Many home buyers fantasize about purchasing a run-down shack and transforming it into a palace. But should you actually do it? Fixer-uppers aren’t for everyone, and here, Realtor.com offers six factors to consider if this type of house is right for you.
- Fixer-uppers are bargains
One of the most obvious reasons to purchase a fixer-upper is to get a great deal on a house. In fact, Dan Bawden, remodelers chair of the National Association of Homebuilders, says people shopping for a fixer-upper can expect to spend 20 percent to 25 percent less than what they’d have to pay for comparable, move-in ready homes. Those homes with serious issues—such as with the foundation, termites or flooding—should command an even deeper discount. That being said, keep in mind that fixer-uppers will require you to spend more money on renovations. So, make sure to have a contractor walk through the house and estimate what these repairs will run so you have a good handle on the full cost.
- You want to make a home your own
If your dream is to live in a home where everything is done precisely to your taste, then a fixer-upper is a great fit. Sure, you can build a house from the ground up, but that’s an expensive prospect, costing a median of $289,415 (not including the cost of the land and many other necessities). Besides, building a home from scratch also takes time. So, if you need a place to live now, a fixer-upper might allow you to move in before you start turning it into your own personalized abode. Just keep in mind that living in a demolition zone can be dangerous or just an enormous hassle, so talk with your contractors about what to expect once renovations begin—and if there’s a way to divvy up what they’re working on to carve out a peaceful corner so all the commotion doesn’t drive you nuts.
- You love a home with history and character
Fixer-uppers often are old. That means they’re usually steeped in history and personality and just need a little love to shine. For instance, those solid oak doors will look amazing if you just strip off those many coats of paint, or you might get a kick out of preserving that outdated dumbwaiter or coal chute.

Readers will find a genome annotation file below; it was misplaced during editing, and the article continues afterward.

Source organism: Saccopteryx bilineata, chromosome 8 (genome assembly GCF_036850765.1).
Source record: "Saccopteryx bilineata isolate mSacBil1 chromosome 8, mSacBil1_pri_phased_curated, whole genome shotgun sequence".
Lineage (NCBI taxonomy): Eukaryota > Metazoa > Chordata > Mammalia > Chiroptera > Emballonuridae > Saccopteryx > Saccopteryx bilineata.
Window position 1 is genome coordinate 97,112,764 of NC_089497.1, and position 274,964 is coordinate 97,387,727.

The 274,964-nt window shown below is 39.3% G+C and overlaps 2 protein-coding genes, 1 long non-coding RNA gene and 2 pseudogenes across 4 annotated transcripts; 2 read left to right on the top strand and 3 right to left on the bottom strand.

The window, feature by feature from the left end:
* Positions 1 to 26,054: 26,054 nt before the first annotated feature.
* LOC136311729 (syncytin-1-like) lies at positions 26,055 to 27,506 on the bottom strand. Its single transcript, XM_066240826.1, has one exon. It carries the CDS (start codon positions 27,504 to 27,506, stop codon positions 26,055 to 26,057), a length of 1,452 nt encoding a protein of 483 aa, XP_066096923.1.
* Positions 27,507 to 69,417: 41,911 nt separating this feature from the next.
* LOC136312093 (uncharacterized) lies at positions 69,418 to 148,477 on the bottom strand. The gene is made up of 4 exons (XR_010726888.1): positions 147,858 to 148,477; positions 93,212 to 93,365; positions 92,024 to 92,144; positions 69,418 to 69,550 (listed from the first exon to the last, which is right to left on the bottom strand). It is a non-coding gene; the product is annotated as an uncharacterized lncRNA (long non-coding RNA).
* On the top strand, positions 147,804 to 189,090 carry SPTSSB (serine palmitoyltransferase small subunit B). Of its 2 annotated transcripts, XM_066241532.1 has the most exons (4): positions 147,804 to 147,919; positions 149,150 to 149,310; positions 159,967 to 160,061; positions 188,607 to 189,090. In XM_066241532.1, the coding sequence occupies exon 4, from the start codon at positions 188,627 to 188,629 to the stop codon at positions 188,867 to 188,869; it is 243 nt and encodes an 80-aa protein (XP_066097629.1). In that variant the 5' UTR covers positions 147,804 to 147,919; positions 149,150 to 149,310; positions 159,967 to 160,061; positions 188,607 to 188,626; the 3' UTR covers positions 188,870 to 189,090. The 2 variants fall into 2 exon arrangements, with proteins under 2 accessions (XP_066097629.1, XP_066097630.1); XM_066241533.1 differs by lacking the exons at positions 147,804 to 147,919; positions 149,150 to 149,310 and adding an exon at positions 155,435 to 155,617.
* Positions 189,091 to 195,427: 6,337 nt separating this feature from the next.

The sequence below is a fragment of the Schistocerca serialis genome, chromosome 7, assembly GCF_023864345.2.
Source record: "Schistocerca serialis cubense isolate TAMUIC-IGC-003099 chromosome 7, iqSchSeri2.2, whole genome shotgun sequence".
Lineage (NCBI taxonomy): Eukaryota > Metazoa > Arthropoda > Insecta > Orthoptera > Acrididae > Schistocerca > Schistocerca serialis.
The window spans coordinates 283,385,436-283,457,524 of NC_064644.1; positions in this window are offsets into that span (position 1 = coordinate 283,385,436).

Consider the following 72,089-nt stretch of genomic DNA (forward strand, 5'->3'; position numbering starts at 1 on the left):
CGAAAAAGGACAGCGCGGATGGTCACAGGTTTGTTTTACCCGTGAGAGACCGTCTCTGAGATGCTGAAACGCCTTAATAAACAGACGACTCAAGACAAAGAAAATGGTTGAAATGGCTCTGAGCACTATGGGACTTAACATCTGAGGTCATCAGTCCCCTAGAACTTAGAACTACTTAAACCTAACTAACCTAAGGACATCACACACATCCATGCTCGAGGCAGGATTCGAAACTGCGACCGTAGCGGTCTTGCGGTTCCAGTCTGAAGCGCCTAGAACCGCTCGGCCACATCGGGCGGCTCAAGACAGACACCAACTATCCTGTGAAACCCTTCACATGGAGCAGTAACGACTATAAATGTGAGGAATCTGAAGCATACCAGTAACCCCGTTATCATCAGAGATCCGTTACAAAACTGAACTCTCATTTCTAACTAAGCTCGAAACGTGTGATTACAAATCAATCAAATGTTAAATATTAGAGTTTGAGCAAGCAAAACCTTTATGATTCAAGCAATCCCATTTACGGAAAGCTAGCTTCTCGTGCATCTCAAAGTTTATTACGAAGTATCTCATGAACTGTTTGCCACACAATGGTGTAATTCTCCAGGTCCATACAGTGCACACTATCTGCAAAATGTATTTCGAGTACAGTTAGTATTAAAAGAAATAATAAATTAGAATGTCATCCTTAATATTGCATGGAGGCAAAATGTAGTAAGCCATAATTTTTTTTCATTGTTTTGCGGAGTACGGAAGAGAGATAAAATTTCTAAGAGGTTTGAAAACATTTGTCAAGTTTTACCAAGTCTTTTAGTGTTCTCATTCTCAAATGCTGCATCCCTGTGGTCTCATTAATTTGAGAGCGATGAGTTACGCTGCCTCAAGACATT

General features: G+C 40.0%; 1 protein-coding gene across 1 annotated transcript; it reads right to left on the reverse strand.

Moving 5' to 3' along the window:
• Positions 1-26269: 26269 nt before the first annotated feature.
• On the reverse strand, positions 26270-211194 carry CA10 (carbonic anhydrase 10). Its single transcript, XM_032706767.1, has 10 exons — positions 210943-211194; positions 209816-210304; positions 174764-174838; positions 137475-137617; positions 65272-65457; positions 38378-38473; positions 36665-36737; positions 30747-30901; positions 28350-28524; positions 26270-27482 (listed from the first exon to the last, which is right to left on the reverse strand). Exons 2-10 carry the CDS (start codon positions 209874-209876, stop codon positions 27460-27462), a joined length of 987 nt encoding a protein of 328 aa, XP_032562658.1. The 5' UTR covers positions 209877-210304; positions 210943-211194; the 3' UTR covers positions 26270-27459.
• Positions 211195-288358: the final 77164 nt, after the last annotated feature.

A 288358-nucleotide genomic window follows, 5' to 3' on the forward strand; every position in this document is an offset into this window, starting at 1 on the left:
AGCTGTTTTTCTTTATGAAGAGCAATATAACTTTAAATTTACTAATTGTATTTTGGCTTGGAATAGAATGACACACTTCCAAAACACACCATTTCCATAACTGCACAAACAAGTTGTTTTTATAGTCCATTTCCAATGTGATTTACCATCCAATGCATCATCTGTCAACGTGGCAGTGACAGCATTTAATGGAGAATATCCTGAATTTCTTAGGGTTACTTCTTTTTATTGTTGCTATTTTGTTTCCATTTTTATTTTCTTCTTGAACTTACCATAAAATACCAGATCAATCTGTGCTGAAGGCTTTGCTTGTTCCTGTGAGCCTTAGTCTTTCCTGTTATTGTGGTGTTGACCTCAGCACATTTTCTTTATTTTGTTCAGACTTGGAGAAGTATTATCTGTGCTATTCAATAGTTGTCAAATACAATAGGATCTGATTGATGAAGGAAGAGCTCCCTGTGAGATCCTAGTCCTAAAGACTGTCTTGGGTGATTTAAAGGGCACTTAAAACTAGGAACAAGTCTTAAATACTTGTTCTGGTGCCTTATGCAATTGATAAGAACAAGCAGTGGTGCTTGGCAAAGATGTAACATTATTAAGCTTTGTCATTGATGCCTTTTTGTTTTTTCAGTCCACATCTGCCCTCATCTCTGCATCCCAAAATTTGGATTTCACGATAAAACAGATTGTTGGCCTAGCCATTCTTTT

- You’re a do-it-yourself buff
DIY buffs always are looking to take on new challenges, and fixing up a house is the granddaddy of challenges. Rest assured, your sweat equity will buy you bragging rights—is there anything sweeter than hearing a compliment on your kitchen and being able to say, “Thanks, I did it myself?” Just make sure you’re realistic about what you can safely do, and contract out the rest. It’s worth it to hire an engineer to help figure out which walls can be safely removed, or a plumber to do work you’re not licensed or experienced enough to try yourself.
- You want to flip a house for profit
If you really catch the fixer-upper bug, you could start flipping houses as a business. RealtyTrac reported an average gross flipping profit of $62,624 per home in 2016. But despite what TV would have you believe, house flipping is a skill that takes time (and often money) to hone. Whether you actually make a profit depends on how good you are at assessing what kind of work a house needs and doing that work at or under budget. Last year, 12 percent of flips sold at break-even or a loss after all expenses.
- Fixer-uppers are an adventure
Let’s face it, fixer-uppers are a reality TV show fodder for good reason. “It’s a lot of fun,” says Bawden. “It’s very creative and tangible, and it’s exciting to see a project come together. I’ve been doing it for 35 years, and I still get excited, and so do my customers. It’s an adventure.”